Featured Research

from universities, journals, and other organizations

Fungus Among Us: Invisible Micropollutants Invade Crops, Water Supply

Date:
February 6, 2008
Source:
American Chemical Society
Summary:
They're here, there, and everywhere: Toxins produced by a common fungus are spreading beyond food crops and invading the environment, including water supplies, with unknown consequences, researchers in Switzerland report. Their study reveals a need for stronger monitoring and control of these overlooked micropollutants.

They're here, there, and everywhere: Toxins produced by a common fungus are spreading beyond food crops and invading the environment, including water supplies, with unknown consequences, researchers in Switzerland report. Their study reveals a need for stronger monitoring and control of these overlooked "micropollutants."

The contaminants are members of a larger family fungal-produced toxins called mycotoxins. In the report, Thomas Bucheli and colleagues note that scientists have studied two of the most common mycotoxins -- deoxynivalenol and zearalenone -- in food and animal feed products for decades. However, scientists know very little about the distribution of these toxins elsewhere in the environment.

In the new study, the researchers exposed a winter wheat field to Fusarium graminearum, a major fungal source of deoxynivalenol and zearalenone, and subsequently monitored these toxins in the field's drainage water before, during and after harvest. Using high-tech lab instruments, they found that levels of these toxins increased significantly after harvest. Levels of deoxynivalenol, for instance, rose by almost 4,000-fold. Traces of these toxins were also found in a number of Swiss rivers, they note.

The study "Fusarium Mycotoxins: Overlooked Aquatic Micropollutants?" is scheduled for the Feb. 13 issue of ACS' Journal of Agricultural and Food Chemistry. http://dx.doi.org/10.1021/jf073082k


Story Source:

The above story is based on materials provided by American Chemical Society. Note: Materials may be edited for content and length.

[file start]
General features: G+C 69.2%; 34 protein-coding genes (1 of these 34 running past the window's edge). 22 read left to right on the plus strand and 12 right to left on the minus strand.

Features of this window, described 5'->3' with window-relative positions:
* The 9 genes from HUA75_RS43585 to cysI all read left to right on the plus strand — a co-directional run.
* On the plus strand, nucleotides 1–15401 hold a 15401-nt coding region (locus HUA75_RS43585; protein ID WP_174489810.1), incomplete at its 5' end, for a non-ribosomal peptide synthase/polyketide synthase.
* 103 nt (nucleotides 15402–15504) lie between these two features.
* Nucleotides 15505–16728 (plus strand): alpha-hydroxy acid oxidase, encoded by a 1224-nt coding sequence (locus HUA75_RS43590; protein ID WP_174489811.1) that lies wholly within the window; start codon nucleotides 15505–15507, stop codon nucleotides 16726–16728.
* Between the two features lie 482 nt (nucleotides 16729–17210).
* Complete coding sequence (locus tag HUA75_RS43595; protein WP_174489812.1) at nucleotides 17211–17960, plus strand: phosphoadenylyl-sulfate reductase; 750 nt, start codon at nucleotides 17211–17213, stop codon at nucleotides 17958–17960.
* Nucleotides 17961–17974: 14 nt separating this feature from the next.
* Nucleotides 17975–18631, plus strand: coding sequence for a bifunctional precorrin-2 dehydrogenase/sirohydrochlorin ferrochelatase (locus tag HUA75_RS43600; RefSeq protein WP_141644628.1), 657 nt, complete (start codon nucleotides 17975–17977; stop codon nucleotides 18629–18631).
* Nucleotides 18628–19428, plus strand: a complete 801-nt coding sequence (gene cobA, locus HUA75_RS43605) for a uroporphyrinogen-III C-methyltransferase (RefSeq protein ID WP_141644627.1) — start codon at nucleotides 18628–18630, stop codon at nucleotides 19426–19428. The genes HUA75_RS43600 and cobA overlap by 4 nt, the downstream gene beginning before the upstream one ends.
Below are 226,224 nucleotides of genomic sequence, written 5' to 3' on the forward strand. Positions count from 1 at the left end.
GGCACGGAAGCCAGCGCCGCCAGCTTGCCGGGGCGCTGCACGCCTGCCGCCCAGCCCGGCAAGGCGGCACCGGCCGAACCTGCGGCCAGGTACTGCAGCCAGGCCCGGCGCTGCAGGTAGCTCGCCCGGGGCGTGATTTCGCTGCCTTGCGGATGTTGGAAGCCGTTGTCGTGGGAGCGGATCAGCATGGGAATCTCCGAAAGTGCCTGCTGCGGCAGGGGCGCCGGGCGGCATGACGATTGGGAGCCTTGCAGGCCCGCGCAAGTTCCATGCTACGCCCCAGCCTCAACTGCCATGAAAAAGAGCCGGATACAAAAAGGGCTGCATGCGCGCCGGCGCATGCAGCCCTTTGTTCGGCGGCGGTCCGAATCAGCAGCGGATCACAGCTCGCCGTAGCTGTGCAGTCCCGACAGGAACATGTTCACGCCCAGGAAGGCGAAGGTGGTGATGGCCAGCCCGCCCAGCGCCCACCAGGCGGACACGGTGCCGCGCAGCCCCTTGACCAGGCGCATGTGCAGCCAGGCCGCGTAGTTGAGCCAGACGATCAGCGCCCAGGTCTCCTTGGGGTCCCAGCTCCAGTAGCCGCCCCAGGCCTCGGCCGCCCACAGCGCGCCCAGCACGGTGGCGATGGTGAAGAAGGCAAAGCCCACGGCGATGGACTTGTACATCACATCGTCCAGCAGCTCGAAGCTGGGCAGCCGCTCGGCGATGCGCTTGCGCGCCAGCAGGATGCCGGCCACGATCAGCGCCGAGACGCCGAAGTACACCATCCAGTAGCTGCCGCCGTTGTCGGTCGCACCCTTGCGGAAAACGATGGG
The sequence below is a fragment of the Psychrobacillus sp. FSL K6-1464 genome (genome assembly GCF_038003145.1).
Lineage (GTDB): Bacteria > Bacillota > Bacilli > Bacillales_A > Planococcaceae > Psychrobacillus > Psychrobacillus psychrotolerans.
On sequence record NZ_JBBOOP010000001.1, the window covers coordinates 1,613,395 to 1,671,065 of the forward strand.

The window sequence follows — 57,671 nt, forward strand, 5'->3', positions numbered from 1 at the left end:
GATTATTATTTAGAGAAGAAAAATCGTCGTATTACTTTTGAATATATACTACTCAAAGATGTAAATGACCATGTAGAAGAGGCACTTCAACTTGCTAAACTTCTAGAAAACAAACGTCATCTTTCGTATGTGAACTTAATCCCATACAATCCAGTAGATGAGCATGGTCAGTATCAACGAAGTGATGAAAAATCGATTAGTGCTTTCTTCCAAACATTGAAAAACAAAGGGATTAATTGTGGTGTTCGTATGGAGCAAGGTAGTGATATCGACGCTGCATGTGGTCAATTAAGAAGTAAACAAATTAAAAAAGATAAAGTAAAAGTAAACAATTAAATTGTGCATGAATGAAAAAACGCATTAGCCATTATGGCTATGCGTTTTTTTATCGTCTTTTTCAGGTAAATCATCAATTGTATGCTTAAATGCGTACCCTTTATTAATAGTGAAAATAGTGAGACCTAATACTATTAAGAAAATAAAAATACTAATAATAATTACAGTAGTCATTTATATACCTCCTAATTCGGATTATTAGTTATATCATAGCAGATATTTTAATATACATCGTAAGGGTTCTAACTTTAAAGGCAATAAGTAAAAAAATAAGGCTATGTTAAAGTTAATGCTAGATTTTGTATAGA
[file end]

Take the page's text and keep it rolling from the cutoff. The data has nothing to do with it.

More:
Cite This Page:

American Chemical Society. "Fungus Among Us: Invisible Micropollutants Invade Crops, Water Supply." ScienceDaily. ScienceDaily, 6 February 2008. <www.sciencedaily.com/releases/2008/02/080204110508.htm>.
American Chemical Society. (2008, February 6). Fungus Among Us: Invisible Micropollutants Invade Crops, Water Supply. ScienceDaily. Retrieved August 23, 2014 from www.sciencedaily.com/releases/2008/02/080204110508.htm
American Chemical Society. "Fungus Among Us: Invisible Micropollutants Invade Crops, Water Supply." ScienceDaily. www.sciencedaily.com/releases/2008/02/080204110508.htm (accessed August 23, 2014).

Share This




More Plants & Animals News

Saturday, August 23, 2014

Featured Research

from universities, journals, and other organizations


Featured Videos

from AP, Reuters, AFP, and other news services

Endangered Red Wolves Face Uncertain Future

Endangered Red Wolves Face Uncertain Future

AP (Aug. 22, 2014) A federal judge temporarily banned coyote hunting to save endangered red wolves, but local hunters say that the wolf preservation program does more harm than good. Meanwhile federal officials are reviewing its wolf program in North Carolina. (Aug. 22) Video provided by AP
Powered by NewsLook.com
Farm Resurgence Grows With Younger Crowd

Farm Resurgence Grows With Younger Crowd

AP (Aug. 22, 2014) New England farms are seeing a surge in younger farm hands as the 'buy local' food movement grows across the country. (Aug. 22) Video provided by AP
Powered by NewsLook.com
Drug Used To Treat 'Ebola's Cousin' Shows Promise

Drug Used To Treat 'Ebola's Cousin' Shows Promise

Newsy (Aug. 21, 2014) An experimental drug used to treat Marburg virus in rhesus monkeys could give new insight into a similar treatment for Ebola. Video provided by Newsy
Powered by NewsLook.com
Terrifying City-Dwelling Spiders Are Bigger And More Fertile

Terrifying City-Dwelling Spiders Are Bigger And More Fertile

Newsy (Aug. 21, 2014) According to a new study, spiders that live in cities are bigger, fatter and multiply faster. Video provided by Newsy
Powered by NewsLook.com

Search ScienceDaily

Number of stories in archives: 140,361

Find with keyword(s):
Enter a keyword or phrase to search ScienceDaily for related topics and research stories.

Save/Print:
Share:

Breaking News:
from the past week

In Other News

... from NewsDaily.com

Science News

Health News

Environment News

Technology News



Save/Print:
Share:

Free Subscriptions


Get the latest science news with ScienceDaily's free email newsletters, updated daily and weekly. Or view hourly updated newsfeeds in your RSS reader:

Get Social & Mobile


Keep up to date with the latest news from ScienceDaily via social networks and mobile apps:

Have Feedback?


Tell us what you think of ScienceDaily -- we welcome both positive and negative comments. Have any problems using the site? Questions?
Mobile: iPhone Android Web
Follow: Facebook Twitter Google+
Subscribe: RSS Feeds Email Newsletters
Latest Headlines Health & Medicine Mind & Brain Space & Time Matter & Energy Computers & Math Plants & Animals Earth & Climate Fossils & Ruins